I grew up Catholic and I am very comfortable with space being set aside for sacred objects and meditation time. As a result, I became a shine maker myself, both informally and professionally. On New Year’s Day 2019 I decided to build a shine to the New Year and to preserve its beauty in a photograph. So powerful was that experience that I continued to take photographs throughout the year of my constructed vignettes and shrines. My only rule was that I would have to feel better, happier, more relaxed by looking at the image I had made through the camera lens. Only then would I permit myself to snap the shutter. Sometimes this process took hours of construction, sometimes mere minutes.

The photographs are enlarged to 2 feet by 3 feet on purpose. That is how I see the finished image in my mind’s eye. I love the idea of making the small and fragile into something big and imposing. To see a room full of huge dogs and apples and flowers is a somewhat giddy first encounter. I never see one of my photos without feeling healed from trauma in some small way.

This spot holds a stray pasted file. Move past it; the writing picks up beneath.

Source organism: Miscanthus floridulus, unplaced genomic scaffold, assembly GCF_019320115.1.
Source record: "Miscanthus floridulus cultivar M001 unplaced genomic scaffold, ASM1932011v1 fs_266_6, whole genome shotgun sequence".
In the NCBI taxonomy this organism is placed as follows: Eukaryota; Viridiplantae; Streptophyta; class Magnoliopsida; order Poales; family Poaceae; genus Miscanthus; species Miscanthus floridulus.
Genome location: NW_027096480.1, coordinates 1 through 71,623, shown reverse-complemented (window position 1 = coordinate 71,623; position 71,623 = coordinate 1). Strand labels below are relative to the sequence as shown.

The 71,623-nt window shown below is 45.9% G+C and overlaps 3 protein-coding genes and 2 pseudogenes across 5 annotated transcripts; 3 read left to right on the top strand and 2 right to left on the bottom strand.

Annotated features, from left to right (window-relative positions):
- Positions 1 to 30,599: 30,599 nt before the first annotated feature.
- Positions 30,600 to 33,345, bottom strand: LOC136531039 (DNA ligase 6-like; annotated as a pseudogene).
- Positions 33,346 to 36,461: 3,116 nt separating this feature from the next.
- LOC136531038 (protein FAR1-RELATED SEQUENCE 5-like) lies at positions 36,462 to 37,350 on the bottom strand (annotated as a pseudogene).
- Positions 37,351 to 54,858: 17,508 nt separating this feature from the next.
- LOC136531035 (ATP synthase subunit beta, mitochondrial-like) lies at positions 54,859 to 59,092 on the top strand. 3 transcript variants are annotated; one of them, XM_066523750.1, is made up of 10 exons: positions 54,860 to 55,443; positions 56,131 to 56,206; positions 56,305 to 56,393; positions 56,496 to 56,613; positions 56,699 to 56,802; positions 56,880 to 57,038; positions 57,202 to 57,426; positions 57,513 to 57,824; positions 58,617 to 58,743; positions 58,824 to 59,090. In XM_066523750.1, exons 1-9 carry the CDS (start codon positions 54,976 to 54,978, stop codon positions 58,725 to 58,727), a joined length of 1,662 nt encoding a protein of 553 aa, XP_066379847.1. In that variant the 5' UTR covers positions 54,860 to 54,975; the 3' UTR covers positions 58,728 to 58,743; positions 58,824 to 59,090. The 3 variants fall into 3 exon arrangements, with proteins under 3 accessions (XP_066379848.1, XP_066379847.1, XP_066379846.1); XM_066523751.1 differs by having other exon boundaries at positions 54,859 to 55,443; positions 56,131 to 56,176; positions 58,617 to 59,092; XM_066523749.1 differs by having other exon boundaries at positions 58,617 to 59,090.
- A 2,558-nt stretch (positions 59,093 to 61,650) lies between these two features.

Each enlarged photograph gives me a chance to relive the moment when I first looked through the lens and felt enveloping calm. For that I am forever grateful to my camera. My camera and my vision of the world have found true companionship.


Lucy Fairchild earned a degree at the University of Utah in “The History and Criticism of Film.” On the way to that degree she discovered she was tired of film and became a visual artist. Early work included painting wooden furniture that sold at art festivals and Utah galleries. Other work included collage, installations and drawings. She currently maintains a studio at Poor Yorick Studios.